Tournament cheaters caught lead-handed

If you follow media in the fishing community at all you have surely heard about the crazy cheating scandal in a walleye tournament on Lake Erie a few weeks ago. Two anglers, who have experienced significant success over the past few years in the Lake Erie Walleye Trail brought their five fish walleye limit to the scales only to have the fish cut open to reveal the pair had put over eight pounds of lead weights and walleye fillets inside the fish to increase their weight.

Tournament director Jason Fischer looked at the fish as they came off the scale and thought that something didn’t look right. Their weight was over 30 pounds but Fischer thought the fish looked like they should have weighed closer to 20 pounds. He picked up one of the fish and could feel something in the stomach of one of the walleyes, prompting him to cut one of the fish open, revealing that weights had been placed in the stomach. Each fish had weights placed inside of it.

There were multiple videos taken as the weights were taken from the stomachs of each the walleyes, it was one of the most disgusting sights that I have ever seen. Other anglers, who were looking on as this was happening immediately started to go nuts, accusing the anglers of cheating in past tournaments and threatening them. If you have not seen the video yet and search for it online, just know there is plenty of foul language. These two anglers had won hundreds of thousands of dollars over the past few years so the other anglers were understandably upset. Fischer did a good job of cooling the situation, telling the other anglers to let them leave and they would contact law enforcement. If anyone is considering cheating in a fishing tournament, hearing the reaction of the other anglers is about the best deterrent there could be.

This scandal has been covered by major media outlets across North America including The New York Times, CBC and even TMZ. It has been a big deal and it’s a black eye for competitive fishing. The frustrating part for me was that I received messages about it from people who don’t really know anything about fishing. It was like they were in on this big secret that there was cheating going on in a fishing tournament. There have been cheaters caught in the past and there will be more in the future but as a whole, I don’t believe that we have widespread cheating going on in fishing tournaments, both locally or on the national level.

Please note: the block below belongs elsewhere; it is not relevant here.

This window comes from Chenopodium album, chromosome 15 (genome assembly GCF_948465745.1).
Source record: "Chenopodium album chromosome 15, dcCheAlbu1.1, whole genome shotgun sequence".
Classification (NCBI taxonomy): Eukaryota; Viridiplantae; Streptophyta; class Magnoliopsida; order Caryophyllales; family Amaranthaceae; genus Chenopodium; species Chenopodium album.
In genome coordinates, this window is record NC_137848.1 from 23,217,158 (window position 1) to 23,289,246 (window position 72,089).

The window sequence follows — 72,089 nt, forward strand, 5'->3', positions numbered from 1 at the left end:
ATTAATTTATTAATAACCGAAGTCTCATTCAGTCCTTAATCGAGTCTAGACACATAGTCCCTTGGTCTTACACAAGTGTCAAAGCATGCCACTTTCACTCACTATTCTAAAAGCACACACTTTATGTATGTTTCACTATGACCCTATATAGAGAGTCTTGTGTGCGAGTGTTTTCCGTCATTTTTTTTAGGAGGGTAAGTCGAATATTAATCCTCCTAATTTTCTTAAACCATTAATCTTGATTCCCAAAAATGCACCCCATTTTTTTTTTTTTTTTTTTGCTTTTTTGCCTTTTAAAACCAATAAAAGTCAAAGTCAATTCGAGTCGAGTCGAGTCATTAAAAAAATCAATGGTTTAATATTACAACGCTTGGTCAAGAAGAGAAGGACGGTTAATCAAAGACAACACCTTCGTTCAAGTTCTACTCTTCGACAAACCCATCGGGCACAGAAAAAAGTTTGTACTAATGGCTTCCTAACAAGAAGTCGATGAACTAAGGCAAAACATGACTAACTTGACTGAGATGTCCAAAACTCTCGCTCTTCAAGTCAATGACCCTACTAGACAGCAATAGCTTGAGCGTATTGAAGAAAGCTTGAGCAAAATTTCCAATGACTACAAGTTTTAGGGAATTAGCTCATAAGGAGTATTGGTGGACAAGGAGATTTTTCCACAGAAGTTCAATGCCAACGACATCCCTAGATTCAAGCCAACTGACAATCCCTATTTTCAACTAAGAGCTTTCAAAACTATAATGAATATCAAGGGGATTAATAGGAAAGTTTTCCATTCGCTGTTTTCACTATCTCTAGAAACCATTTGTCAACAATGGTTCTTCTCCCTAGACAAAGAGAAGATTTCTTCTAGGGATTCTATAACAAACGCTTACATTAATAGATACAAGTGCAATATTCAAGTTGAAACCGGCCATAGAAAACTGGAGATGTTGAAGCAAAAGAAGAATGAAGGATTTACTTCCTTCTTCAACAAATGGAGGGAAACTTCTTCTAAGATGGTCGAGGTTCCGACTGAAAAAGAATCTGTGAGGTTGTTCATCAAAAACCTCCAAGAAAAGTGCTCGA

In the Bassmaster Elite Series events that I fish, we have marshals that ride with us who are looking to learn as they watch a pro angler go through a tournament day but they also serve as a deterrent to prevent anglers from cheating. The significant rule that we have is once the schedule is announced, we are not allowed to receive any information about the waterbody for the purpose of finding or catching bass that is not publicly available. We can gather information online that is available to everybody but we can’t solicit information from anybody. It’s a tough rule to enforce but they polygraph a couple of anglers at every event, with the main focus being on information.

Most of us that compete in competitive fishing events do it because we love fishing and we enjoy the camaraderie with other anglers. Most of the anglers are friends and we all try to have as much fun with it as we can. Like in anything, there are going to be some bad apples but I don’t believe there is a problem. I’m glad that these guys were caught and that they will never be allowed to compete in a tournament again. They have been indicted on a number of offenses that they will face later in November and they have had their Ranger boat confiscated. Good riddance.